The COVID-19 pandemic has brought global sports to a halt and led to uncertainty of how leagues will complete the season in progress. While North American leagues like the MLB, NBA, and NHL have just started up again, time will tell how successful their COVID control plans are.
Nonetheless, soccer has resumed across Europe and a recent preprint by scientists at The Hebrew University of Jerusalem highlights how this restart can be made safer by simply scheduling matches strategically.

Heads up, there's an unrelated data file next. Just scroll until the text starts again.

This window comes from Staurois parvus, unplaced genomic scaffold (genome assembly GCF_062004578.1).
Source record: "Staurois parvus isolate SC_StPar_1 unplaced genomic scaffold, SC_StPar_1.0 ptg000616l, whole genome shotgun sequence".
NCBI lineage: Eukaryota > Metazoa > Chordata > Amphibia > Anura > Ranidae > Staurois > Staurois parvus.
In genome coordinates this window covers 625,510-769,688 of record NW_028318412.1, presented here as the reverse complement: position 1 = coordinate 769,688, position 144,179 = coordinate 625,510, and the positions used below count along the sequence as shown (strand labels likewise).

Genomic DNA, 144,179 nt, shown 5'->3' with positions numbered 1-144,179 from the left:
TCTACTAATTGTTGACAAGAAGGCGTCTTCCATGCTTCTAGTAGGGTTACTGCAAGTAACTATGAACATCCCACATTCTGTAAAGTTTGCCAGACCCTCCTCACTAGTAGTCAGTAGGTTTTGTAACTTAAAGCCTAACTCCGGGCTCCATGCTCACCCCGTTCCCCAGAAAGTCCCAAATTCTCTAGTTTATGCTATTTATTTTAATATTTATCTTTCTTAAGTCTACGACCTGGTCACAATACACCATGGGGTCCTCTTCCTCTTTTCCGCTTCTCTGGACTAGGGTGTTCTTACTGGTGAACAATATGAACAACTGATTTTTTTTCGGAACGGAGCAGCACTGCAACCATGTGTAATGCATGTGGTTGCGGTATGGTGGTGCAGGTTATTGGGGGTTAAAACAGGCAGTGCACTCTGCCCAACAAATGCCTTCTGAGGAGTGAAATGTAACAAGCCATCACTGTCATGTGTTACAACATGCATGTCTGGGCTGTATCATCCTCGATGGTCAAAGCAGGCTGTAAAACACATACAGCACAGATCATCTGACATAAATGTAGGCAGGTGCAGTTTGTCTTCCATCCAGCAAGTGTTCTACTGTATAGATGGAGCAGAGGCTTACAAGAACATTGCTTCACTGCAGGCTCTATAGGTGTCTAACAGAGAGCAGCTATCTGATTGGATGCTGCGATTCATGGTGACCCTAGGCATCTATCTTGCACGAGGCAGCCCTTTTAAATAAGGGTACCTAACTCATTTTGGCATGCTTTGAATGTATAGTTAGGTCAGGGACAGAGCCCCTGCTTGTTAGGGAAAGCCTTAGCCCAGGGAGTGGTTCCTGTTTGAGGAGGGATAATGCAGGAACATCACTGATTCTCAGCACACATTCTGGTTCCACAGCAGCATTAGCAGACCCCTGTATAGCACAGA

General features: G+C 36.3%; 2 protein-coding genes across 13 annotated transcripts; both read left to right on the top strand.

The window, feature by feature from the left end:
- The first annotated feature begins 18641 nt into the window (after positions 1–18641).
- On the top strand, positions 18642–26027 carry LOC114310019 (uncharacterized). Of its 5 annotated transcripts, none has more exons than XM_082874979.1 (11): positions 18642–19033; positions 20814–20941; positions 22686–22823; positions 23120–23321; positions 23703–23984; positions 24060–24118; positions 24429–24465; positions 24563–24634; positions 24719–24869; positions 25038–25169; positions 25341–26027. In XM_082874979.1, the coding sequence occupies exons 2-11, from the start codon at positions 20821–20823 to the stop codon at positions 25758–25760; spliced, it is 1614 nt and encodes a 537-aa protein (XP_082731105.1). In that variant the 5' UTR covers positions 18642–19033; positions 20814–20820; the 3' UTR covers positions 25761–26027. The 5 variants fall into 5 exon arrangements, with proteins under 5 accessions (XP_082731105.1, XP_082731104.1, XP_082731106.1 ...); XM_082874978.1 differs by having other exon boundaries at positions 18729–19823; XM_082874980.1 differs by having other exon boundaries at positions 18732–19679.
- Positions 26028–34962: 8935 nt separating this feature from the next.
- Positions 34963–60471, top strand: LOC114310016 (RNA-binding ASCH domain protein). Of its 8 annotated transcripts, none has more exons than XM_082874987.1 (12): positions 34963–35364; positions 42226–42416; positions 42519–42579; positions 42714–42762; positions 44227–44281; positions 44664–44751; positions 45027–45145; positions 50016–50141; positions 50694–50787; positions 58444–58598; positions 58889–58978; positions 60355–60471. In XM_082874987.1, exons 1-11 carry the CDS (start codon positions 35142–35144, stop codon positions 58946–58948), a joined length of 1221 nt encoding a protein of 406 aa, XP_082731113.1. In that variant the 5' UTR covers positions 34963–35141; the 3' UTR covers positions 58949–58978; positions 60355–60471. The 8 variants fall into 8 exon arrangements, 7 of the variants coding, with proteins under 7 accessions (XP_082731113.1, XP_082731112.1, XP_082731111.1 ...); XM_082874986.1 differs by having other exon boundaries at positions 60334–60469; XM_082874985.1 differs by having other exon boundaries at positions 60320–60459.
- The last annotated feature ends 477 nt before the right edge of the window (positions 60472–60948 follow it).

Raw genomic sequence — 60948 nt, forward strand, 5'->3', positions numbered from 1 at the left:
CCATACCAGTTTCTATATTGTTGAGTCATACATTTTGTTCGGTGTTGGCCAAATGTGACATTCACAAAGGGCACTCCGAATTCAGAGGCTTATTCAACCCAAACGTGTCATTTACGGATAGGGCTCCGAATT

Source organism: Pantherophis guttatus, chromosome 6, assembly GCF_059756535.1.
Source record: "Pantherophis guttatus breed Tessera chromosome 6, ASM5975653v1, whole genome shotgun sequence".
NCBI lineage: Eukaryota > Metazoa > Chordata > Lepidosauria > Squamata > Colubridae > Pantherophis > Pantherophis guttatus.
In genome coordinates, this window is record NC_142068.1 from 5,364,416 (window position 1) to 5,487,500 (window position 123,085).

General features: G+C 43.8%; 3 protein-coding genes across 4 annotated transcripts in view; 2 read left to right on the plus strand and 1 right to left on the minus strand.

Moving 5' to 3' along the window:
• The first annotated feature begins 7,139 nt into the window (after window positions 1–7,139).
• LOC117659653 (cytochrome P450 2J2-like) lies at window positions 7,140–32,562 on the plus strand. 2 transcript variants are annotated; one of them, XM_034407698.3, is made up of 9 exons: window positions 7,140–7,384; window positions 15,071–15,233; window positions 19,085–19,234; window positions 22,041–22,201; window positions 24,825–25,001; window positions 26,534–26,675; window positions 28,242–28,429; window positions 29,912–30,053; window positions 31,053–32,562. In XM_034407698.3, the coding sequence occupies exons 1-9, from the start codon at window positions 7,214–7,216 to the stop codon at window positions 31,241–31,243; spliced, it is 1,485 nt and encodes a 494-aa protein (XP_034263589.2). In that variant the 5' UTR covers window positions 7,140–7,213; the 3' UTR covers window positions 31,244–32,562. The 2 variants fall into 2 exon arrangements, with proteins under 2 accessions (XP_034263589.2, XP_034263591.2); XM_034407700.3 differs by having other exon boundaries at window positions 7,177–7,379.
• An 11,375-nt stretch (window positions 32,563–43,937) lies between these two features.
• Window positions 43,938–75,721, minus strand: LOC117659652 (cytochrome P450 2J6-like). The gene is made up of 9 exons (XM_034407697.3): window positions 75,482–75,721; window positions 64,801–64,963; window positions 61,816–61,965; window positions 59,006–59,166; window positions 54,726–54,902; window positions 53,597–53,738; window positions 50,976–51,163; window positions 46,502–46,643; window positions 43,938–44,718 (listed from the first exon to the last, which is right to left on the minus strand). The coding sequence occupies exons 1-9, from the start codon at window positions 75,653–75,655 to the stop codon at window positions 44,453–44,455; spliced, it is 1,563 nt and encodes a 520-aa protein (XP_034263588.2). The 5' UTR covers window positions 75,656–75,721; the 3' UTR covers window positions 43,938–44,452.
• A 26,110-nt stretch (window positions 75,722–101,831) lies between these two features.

The, researchers focused on the primary surfaces most contacted by soccer players. They began by taking grass and synthetic leather (as a proxy for the ball’s surface) and monitoring how long a virus very similar to SARS-CoV-2 survived on them at two time points when matches are frequently played: mid-day (1:00 PM, ~30 degrees Celsius) or nighttime (8:00 PM, ~22 degrees C).
They saw a stark difference in virus survival. Surfaces exposed to mid-day conditions had little virus survival past 90 minutes, while nighttime exposed surfaces remained contaminated for 24 hours. They pointed to differences in heat and UV light as the potential mediators of virus inactivation. These findings suggest that organizers of European soccer leagues should schedule matches at mid-day for safety.